Woman of the Century/Harriett M. Lothrop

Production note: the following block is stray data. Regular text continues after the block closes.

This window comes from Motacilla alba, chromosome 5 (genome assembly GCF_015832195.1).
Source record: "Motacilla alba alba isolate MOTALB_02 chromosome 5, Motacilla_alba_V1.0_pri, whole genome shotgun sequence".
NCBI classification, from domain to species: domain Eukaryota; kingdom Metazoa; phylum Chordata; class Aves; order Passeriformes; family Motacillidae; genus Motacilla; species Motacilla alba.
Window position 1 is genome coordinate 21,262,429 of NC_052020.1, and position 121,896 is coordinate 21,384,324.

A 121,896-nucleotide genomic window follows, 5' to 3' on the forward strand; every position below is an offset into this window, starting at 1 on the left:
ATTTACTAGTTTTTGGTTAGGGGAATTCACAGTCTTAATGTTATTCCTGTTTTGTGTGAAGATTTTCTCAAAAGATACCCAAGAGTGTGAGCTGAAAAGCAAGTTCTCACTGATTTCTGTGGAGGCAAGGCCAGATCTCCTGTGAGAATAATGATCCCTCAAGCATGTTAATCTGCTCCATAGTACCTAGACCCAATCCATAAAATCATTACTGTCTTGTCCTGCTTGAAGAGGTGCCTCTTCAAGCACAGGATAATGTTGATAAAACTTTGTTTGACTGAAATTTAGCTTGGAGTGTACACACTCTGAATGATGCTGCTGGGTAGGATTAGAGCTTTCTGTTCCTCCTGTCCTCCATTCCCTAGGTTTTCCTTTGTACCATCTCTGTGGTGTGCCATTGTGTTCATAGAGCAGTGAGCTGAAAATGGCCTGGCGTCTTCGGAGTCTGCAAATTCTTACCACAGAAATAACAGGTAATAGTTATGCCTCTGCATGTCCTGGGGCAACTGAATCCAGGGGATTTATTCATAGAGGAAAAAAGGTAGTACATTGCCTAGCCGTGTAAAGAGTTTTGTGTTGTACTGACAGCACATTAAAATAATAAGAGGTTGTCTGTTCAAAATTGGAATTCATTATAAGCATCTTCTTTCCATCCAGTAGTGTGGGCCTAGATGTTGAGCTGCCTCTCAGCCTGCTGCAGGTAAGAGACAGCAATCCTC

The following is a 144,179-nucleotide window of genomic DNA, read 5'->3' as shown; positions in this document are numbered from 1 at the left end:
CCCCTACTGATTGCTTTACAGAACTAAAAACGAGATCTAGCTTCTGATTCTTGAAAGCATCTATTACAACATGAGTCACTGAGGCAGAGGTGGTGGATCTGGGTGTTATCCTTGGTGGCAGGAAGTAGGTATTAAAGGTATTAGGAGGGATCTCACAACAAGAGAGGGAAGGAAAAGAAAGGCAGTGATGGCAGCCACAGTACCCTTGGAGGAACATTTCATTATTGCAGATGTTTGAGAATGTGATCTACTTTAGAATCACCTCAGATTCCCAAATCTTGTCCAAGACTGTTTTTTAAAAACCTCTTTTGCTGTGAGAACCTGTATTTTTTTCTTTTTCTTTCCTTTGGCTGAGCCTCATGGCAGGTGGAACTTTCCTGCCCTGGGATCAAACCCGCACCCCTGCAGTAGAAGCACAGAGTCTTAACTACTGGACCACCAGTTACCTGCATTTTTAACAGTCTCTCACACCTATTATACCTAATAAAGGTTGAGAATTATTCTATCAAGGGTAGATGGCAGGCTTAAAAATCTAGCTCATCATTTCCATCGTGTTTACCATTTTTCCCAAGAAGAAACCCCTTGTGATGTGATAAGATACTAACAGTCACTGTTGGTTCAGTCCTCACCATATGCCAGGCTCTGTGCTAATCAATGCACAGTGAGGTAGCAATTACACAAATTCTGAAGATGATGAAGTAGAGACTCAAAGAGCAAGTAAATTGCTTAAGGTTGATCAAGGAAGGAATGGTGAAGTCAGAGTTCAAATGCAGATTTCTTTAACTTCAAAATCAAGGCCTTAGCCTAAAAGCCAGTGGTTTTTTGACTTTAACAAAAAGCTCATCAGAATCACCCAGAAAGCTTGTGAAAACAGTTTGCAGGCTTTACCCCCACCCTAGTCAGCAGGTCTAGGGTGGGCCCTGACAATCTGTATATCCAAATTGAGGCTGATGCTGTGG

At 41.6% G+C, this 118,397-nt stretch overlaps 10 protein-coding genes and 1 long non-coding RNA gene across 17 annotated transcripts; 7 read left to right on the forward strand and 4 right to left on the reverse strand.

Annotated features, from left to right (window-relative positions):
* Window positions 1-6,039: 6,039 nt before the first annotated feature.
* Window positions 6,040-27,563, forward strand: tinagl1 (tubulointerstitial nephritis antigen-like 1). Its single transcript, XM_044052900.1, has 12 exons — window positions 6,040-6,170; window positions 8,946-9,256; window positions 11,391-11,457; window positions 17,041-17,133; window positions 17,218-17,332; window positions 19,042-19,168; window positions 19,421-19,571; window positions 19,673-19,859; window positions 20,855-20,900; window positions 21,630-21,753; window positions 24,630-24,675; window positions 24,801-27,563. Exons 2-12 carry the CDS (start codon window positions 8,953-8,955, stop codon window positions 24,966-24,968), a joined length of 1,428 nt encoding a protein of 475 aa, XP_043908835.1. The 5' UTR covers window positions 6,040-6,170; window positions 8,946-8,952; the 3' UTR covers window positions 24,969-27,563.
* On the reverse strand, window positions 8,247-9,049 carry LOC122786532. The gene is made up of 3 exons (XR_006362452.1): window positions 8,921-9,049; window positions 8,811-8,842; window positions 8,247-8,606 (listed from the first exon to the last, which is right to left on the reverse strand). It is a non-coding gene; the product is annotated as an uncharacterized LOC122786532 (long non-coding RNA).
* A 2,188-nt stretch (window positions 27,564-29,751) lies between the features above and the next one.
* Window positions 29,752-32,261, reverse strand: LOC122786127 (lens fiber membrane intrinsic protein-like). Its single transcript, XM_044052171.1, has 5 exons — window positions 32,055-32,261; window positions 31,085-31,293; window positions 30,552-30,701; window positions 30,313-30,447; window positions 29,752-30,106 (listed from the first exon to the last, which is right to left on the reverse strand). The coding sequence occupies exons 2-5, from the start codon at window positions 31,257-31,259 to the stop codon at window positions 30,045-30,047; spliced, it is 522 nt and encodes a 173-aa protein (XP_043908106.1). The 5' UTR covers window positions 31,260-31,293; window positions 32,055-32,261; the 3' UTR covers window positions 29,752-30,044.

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LOTHROP, Mrs. Harriett M., author, born in New Haven, Conn., 22nd June, 1844. She is best known as "Margaret Sidney." She was the daughter of Sidney Mason Stone and Harriett HARRIETT M. LOTHROP A woman of the century (page 483 crop).jpgHARRIETT M. LOTHROP. Mulford Stone. Her parents were from New England and connected with some of the most distinguished of the Puritan families. Mrs. Lothrop was educated in the old classic town, and, during his lifetime and till the daughter's marriage, her father's house was the center for his friends, men of letters. It may well be said that Mrs. Lothrop was reared in an atmosphere of books, having likewise the advantage of a polite education. Her genius for writing began to develop very early. At the outset she adopted the pen-name which has gained her wide popularity. All her writings have wide circulation, hut the work by which her reputation was effectually established is "Five Little Peppers," and the two succeeding "Pepper" volumes. The vivacity of thought and energy of expression at once revealed the earnest, impassioned writer for young folks, whose influence has exercised a remarkable sway. Mrs. Lothrop has written many books, and always struck the key-note of a worthy purpose. In "A New Departure for Girls " (Boston, 1886), she was the first to write a book for girls who are left without means of support, who are wholly unprepared to earn money, that should make them see their opportunities in the simple home-training they have received. Consequently her book has been the basis for those practical attempts to help girls, such as advising them to open mending bureaus and the like, while the countless letters from all over the country attest the success of her efforts. In October, 1881, she became the wife of Daniel Lothrop, publisher, founder of the D. Lothrop Company. Their married life was eminently happy; it was an ideal union in all things. Mr. Lothrop was a man of cultivated tastes and line literary attainments. During the ensuing ten years their summer home was the " Wayside," in Concord, Mass., the home of Nathaniel Hawthorne, where Mrs. Lothrop now resides. The historic house and grounds were purchased by Mr. Lothrop, early in their married life, as a gift to his wife. Their winters were passed either in travel or their Boston home, where Mr. Lothrop died, 18th March, 1892. Mrs. Lothrop has one daughter, Margaret, born 27th July, 1884, to whom and to the undeveloped plans and interests which she looks upon as the last request of her husband, and to her writings, she purposes henceforth to devote her time and interest. In domestic knowledge and the performance of household duties, Mrs, Lothrop shows as ready acquaintance and as much skill as though these alone formed her pursuits. She is a typical American woman, with that religious fiber of New England that is the very bone and sinew of our Republic. Besides the books named above, she Is the author of " Polly Pepper's Chicken-Pie" (Boston, 1880), "Phronsie's New Shoes" (Boston, 1880), "Miss Scarrett " (Boston, 1881), "So as by Fire" (Boston, 1881), "Judith Pettibone" (Boston, 1881), "Half a Year in Brockton" (Boston, 1881), "How They Went to Europe" (Boston, 1884), "The Golden West ' (Boston. 1886), and "Old Concord, Her Highways and Byways" (Boston, 1888). Her stories are very numerous, and many of them are to be found in "Our Little Men and Women," "Pansy." "Babyland," "Wide Awake" and other periodicals.